In late January I wrote a blog on the Ontario Divisional Court’s decision in Saltsov v. Rolnick which considered whether costs incurred by parties in the context of a voluntary mediation were recoverable at the end of a court proceeding. After I posted that blog, Philip Hesketh, a lawyer in the UK (who is the principal of Hesketh Mediation) contacted me to draw to my attention the 2006 decision of the England and Wales High Court in National Westminster Bank Plc v. Feeney & Anor [“National Westminster”].
National Westminster considered the interesting issue of how a mediation agreement entered into by parties to a proceeding might affect a later cost order by the court. Although the decision emanates from the UK, the terms of the mediation agreement in question are similar to those you often find in mediation agreements in Ontario.
In National Westminster, the parties to the proceeding had entered into, what in the UK is referred to as a “Tomlin order”. In Ontario terms, this is akin to a consent order which stays a legal proceeding as a result of settlement but keep the proceeding open subject to the completion of terms of the settlement.
In National Westminister, the Tomlin order dealt with costs of the action at hand, but the respondents to the proceeding later applied to amend their bill of costs to include fees incurred by their counsel for preparing for and attending at a mediation.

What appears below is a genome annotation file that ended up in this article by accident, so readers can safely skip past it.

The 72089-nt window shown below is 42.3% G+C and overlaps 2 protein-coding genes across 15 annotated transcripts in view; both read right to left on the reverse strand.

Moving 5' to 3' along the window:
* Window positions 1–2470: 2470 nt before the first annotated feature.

In disallowing the respondents’ claim for mediation expenses, the court examined the mediation agreement the parties had entered into. It noted that the mediation agreement provided that the parties to the litigation would bear their own costs of the mediation (a term frequently found in Ontario mediation agreements).
The court observed that, pursuant to UK rules, mediation costs are generally recoverable as costs of an action. However it also found that, in this case, the mediation agreement was specific that each party would bear its own costs of the mediation.
While the court acknowledged that it did have discretion to fix costs (as the court also does in Ontario), it determined that given the fact that the parties had all entered into the mediation agreement and given the fact that the Tomlin agreement did not specifically override the provisions of the mediation agreement, the terms of the mediation agreement should prevail. As noted above, the court disallowed the mediation costs.
Although this decision arose from the UK, given that the terms to the mediation agreement in question are similar to what you see in Ontario, it stands as a good reminder that it’s important to review the terms of any mediation agreement and consider how they may affect a proceeding.